Dying from a Preventable Disease

Why is the death rate so high from heart disease and what steps can you take to prevent it?

When it comes to heart disease, there is good news. What is it? Cardiovascular disease is preventable. The bad news is that cardiovascular disease is the leading cause of death in the United States. This raises an important question: why are so many people dying from a disease they can prevent? Why aren’t people saving themselves?

So what factors put you at risk and how can you lower your likelihood of suffering this dangerous and deadly disease?

Quit Smoking

You probably know that smoking is associated with lung cancer and breathing problems. But cigarette smoking is also a leading cause of heart disease for both women and men. Smoking causes coronary heart disease, decreases the amount of oxygen to your heart, increases blood clotting, increases your heart rate and blood pressure, and damages the cells in your arteries and blood vessels – all which increase your risk for heart attack. If you smoke one pack of cigarettes a day, your risk of heart attack is twice that of a nonsmoker. But remember, secondhand smoke is dangerous as well. Children and adults exposed to secondhand smoke are also at increased risk for heart disease, cancers, and respiratory problems.

The good news is that if you quit smoking, after one year your risk of heart disease is cut in half. And after you’ve been smoke-free for 15 years, your risk level is like that of someone who’s never smoked.

Exercise

A second risk factor that you can eliminate is lack of exercise. An inactive lifestyle is just asking for heart disease. Regular exercise, including aerobic exercise, has the following benefits for your heart and the rest of your body:

  • strengthens your cardiovascular system
  • improves circulation
  • lowers blood pressures
  • reduces stress and tension
  • improves your sleep
  • helps you lose excess body fat

Trying to figure out how much exercise to get? Shoot for at least 30 minutes of aerobic exercise three to four times each week. Having a hard time getting in that much? Remember that any little bit helps.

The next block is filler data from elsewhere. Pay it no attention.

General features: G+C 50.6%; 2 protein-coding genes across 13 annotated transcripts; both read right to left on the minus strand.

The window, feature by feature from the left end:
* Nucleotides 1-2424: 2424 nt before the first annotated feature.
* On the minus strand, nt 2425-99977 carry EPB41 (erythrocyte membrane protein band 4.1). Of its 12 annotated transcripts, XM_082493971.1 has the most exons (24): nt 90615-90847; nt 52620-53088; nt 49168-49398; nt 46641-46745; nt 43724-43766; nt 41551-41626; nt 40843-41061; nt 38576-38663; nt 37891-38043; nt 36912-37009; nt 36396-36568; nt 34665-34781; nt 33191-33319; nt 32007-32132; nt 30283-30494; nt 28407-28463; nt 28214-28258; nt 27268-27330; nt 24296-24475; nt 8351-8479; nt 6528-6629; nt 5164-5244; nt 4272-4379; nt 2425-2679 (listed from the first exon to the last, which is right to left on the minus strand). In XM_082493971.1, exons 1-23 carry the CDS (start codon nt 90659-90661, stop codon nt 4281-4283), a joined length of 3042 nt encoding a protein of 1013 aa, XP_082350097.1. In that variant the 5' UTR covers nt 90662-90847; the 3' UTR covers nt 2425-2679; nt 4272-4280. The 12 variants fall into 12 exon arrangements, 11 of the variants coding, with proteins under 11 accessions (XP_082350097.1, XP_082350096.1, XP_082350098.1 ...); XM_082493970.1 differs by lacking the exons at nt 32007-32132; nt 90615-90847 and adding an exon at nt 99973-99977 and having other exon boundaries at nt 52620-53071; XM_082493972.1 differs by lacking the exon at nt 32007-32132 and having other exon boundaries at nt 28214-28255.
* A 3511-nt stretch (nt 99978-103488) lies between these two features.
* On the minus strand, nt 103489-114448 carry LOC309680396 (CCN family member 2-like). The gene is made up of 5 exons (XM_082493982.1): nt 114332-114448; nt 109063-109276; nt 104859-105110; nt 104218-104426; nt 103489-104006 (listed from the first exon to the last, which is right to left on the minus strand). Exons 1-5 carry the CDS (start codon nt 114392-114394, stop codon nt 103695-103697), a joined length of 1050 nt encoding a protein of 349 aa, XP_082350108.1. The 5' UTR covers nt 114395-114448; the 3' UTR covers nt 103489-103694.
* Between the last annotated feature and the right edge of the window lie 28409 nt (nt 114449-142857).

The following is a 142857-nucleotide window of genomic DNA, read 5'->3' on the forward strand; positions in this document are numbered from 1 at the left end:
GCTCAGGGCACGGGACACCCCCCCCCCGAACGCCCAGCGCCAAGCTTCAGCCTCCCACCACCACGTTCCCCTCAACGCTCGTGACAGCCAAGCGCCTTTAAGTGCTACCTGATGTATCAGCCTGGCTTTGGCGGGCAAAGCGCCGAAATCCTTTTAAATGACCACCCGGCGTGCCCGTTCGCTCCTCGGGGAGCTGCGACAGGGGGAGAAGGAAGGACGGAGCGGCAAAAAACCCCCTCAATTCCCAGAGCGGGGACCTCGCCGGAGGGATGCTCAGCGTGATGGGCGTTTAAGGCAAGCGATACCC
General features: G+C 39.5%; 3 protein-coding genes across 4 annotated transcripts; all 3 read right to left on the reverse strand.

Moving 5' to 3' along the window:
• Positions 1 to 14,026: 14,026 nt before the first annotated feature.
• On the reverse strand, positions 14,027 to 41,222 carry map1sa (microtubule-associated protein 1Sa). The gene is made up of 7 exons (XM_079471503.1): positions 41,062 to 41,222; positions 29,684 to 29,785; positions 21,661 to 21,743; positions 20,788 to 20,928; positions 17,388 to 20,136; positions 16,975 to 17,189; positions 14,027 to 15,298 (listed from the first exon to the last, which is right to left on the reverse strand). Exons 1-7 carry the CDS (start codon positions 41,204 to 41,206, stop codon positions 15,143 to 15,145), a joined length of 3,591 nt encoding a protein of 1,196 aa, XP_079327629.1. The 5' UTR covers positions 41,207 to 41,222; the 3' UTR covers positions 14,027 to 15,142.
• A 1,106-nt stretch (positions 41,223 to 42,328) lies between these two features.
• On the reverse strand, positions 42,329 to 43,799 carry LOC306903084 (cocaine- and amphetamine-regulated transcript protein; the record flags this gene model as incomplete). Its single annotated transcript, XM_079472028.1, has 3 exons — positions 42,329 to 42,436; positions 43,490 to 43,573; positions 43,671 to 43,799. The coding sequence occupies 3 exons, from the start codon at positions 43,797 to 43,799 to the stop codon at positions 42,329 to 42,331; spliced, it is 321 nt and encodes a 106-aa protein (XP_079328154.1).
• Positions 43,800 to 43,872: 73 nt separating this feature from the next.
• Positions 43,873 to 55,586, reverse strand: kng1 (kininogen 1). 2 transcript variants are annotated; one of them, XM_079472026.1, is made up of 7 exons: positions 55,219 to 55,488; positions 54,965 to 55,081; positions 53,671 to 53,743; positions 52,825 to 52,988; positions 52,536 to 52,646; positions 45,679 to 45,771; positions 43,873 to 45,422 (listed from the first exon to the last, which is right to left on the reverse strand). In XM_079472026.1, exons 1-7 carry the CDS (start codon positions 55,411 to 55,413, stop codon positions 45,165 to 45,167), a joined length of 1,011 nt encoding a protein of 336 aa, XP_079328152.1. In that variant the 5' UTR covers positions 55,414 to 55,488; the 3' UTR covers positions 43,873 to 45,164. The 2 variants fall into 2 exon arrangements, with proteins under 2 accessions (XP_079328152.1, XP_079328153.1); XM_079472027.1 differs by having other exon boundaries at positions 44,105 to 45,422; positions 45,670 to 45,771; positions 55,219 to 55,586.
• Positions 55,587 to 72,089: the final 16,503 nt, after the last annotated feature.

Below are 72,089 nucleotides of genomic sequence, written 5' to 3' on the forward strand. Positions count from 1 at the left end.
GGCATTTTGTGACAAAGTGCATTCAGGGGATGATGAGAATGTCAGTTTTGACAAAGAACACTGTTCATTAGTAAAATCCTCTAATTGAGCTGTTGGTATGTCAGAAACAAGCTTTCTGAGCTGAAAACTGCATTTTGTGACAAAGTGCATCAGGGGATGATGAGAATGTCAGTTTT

Eat a Healthy Diet

A healthy heart starts with a healthy diet. What will such a diet do for your heart? It will lower four things: your LDL (bad) cholesterol, blood sugar, blood pressure, and body weight.

What should you include in a nutritious heart-healthy diet? Some of the most powerful weapons against heart disease are fruits, vegetables, legumes, and whole grains. Second, instead of red meats, eat more fish, which contains omega-3 fatty acids and may help reduce your risk of heart disease. Third, reduce your consumption of salt, limit your fat intake, and avoid saturated and trans fats (butter, sweets, fried foods, salad dressings, etc.) as much as possible. Small amounts of monounsaturated fats (olive oil and peanut oil) are okay, but don’t go overboard. Lastly, limit the amount of cholesterol you consume.

For a few other heart-healthy diet tips, eat a variety of healthy foods, don’t skip meals, and prepare home-cooked meals as often as possible.

Don’t Stress

There are normal, healthy levels of stress and there are abnormal, unhealthy levels of stress. Among other health symptoms, long-term stress or repeated short-term stress is linked to abnormal heart rate (arrhythmia), blood clots, hardening of the arteries, high blood pressure, coronary artery disease, heart failure, and heart attack. If you already have symptoms of heart disease, stress will only make them worse. To manage the stresses in your life, determine the reason for your stress, try to reduce the amount of stress, and practice healthy ways to relieve the stress.

“Thank You!”

Many risk factors for cardiovascular disease are preventable. So stop smoking, exercise regularly, eat a healthy diet, and lower your stress levels. By doing so, your heart will thank you by beating strong for years to come!

Check out my Online Training today. If you have any questions, please feel free to email me.

Please visit: https://z-physique.com

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